The $4490 USD Lector CDP-7T/Mk III is a two-piece Italian-made CD player with a separate power supply connected by a two-meter umbilical. Both chassis are finished in black Plexiglas and aluminum, with black-Plexiglas side panels. Made from thick acrylic, the front panel of the player has a small step along the top edge, which is quite distinctive. The CDP-7T/Mk III is very sleek, very black, and very elegant. It lived up to my expectations for how a CD player made in Italy should look.
Inside the 26 1/2-pound main chassis are the custom-made top-loading mechanism and all of the audio circuit boards. A magnetic puck clamps the CD to the drive spindle. Top-shelf placement makes inserting and removing CDs easier, but the 17 1/4"W by 12 1/8"D by 3 1/2"H main unit fit easily onto an internal shelf of my equipment rack, with 7 1/2" of clearance providing sufficient room to insert and remove CDs. The power supply was small enough -- 8"W x 12 1/8"L x 3 1/2"H -- to possibly share shelf space with other small components. Because the power-supply chassis is smaller than that of the player and you need access to the top of the player, stacking isn't possible.
The CDP-7T/Mk III uses 24-bit Burr-Brown PCM1704 DACs, an upgrade from the Mk IIs 20-bit DACs. The zero-feedback analog section of the player uses a pair of ECC81 tubes -- or 12AT7s in American terminology. That tube is plentiful, and because its not nearly as popular as, say, the 12AX7, tube rollers can still find decent new-old-stock 12AT7s at reasonable prices. The stock tubes are Chelmer Valve 12AT7s, which are rebranded late-model Mullards, but the review unit came with RCA triple-mica black-plate tubes.
On the rear panel are RCA analog outputs and an S/PDIF RCA digital output. There are no balanced XLR or optical digital outputs. If youre not going to use the digital output, Lector provides a loading plug to terminate it. The CDP-7T/Mk III doesnt have a fully balanced circuit, so there are no balanced outputs. If you need them, they are available as an option, but that involves adding more circuitry. The player's output impedance is 150 ohms, low enough so that the CDP-7T/Mk III should drive virtually any preamp or integrated amp without issue. It had no trouble with the NuForce P-9 preamp, which has a lowish 10k-ohm input impedance.
The CDP-7T/Mk III has its share of functional quirks. Only three buttons appear on the front panel: previous track, play, and next track. I like minimalist design, but where are the stop and pause buttons? Those are pretty essential, after all. Eventually I realized that the drawer lid served as the stop button. If you open it, the disc stops. I still prefer a real stop button, but oh well.
A plastic remote control provides a more complete set of controls, including stop and pause. Its very positive in operation, but it lacks some features common for even sub-$100 players, like a number pad for direct track access. When I inquired about this, I was told that the CDP-7T/Mk III was designed "for sound quality," which direct access would have somehow compromised. Lector suggested using the previous and next buttons, but when you want to play track 26 of a CD with 50 tracks, this becomes a minor pain.
The CDP-7T/Mk III played every commercial CD without issue, but it had trouble with several other discs. It refused to play the CD layer of one Tudor hybrid SACD, although it had no trouble with lots of other hybrid SACDs. While it read all the silver CD-Rs I tried, it refused to play one black CD-R, and it absolutely refused to play any CD-R that used dark-blue Azo dye. If you encounter a problem disc, you may want to pop it into your computer and copy it to a silver CD-R. That should be an easy workaround.
The front-panel display of the CDP-7T/Mk III is huge, so even someone with my poor vision can easily see track and time information from across the room. Also on the front panel are two blue LEDs indicating when the power to the digital and analog sections is on. Separate switches on the front of the power supply let you turn power on and off to each section independently. Why would you want to do that? Well, the analog section uses two tubes, and if you want to extend their useful lives, you could turn them off while leaving the digital section powered up. Theres also a master power switch that turns both sections on and off. You cant dim the front-panel display with the remote, but there is a switch in the back of the player that turns the display off completely, but it also turns off the remote. Odd. In case you're wondering, I could tell no difference in sound when the display was on or off.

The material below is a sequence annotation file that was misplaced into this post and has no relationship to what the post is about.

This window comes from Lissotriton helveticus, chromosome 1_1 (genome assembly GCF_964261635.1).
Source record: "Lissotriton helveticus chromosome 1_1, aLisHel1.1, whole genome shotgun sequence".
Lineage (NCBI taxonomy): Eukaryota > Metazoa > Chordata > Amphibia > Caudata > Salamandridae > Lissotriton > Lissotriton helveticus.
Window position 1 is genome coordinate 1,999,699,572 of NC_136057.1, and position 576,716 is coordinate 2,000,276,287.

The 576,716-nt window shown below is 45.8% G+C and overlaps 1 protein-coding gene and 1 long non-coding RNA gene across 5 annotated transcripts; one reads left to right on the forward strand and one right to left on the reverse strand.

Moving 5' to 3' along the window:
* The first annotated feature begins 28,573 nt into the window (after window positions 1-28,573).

The main unit of the CDP-7T/Mk III rests on three feet made of aluminum discs with rubber dimples inside them. The rubber dimples are not concentric with the round aluminum feet, but are offset to one side. According to the literature, you can replace the rubber dimples with aluminum cones that screw into the aluminum discs. Using three feet instead of four means the player will not rock back and forth or side to side.
The CDP-7T/Mk III's manual is written in Italian and English, and although the latter is clearly not the writers primary language, the manual is still understandable. I suspect the manual may have been written for an earlier version of the player, because the specifications in it differed from those on Lector's website. But the operating procedures are the same, so I suggest reading the manual before using the player.
The CDP-7T/Mk III's power cord is a nondescript number that looks a little heavier than a computer power cord. Brian Ackerman of Aaudio Imports, Lector's US distributor, encouraged me to try other power cords, and even sent an $1100 Isoclean Focus cord to try. My comments in this review are based on using the stock power cord, but see my sidebar on the Isoclean Focus power cord for further discussion.
To gain a quick appreciation for the CDP-7T/Mk IIIs sound, just play a well-recorded CD of orchestral music, like Franz Schubert Symphonie No. 8 [Tudor 7144]. Youll be rewarded with a silky, glowing sound, with more tonal elegance than just about any digital source around. In particular, the CDP-7T/Mk III reproduced massed strings as well as any source Ive heard short of LP. Other instruments were not slighted, either. There was always plenty of detail, although it was not achieved by goosing up the high frequencies. The CDP-7T/Mk III made many other CD players sound tonally threadbare. Its no stretch to say the CDP-7T/Mk III surpasses every CD player Ive heard in terms of fullness and tonal accuracy.
The CDP-7T/Mk III exhibited very good frequency extension. Sometimes tube output sections have wimpy bass, but the CDP-7T/Mk IIIs bass was deep and powerful. It wasnt boomy or mushy, either. It had plenty of detail and impact, and it provided a solid foundation for the rest of the musical structure. During the review period, I had an opportunity to hear the CDP-7T/Mk III in a system with much deeper bass response than mine. This system had a Belles 28A preamp, Belles MB-01 mono amps, and Usher CP-8571 speakers. I was blown away (almost literally) by the subterranean, floor-shaking bass from the Usher speakers 8" woofers. I could literally feel the vibrations as much as hear them. One selection I played claimed a response to 16Hz, and while Im not sure the system reached that frequency, it was clearly in the low-20Hz range. So the CDP-7T/Mk III is capable of much deeper bass than my system can reproduce -- amazing for a CD player that uses tubes.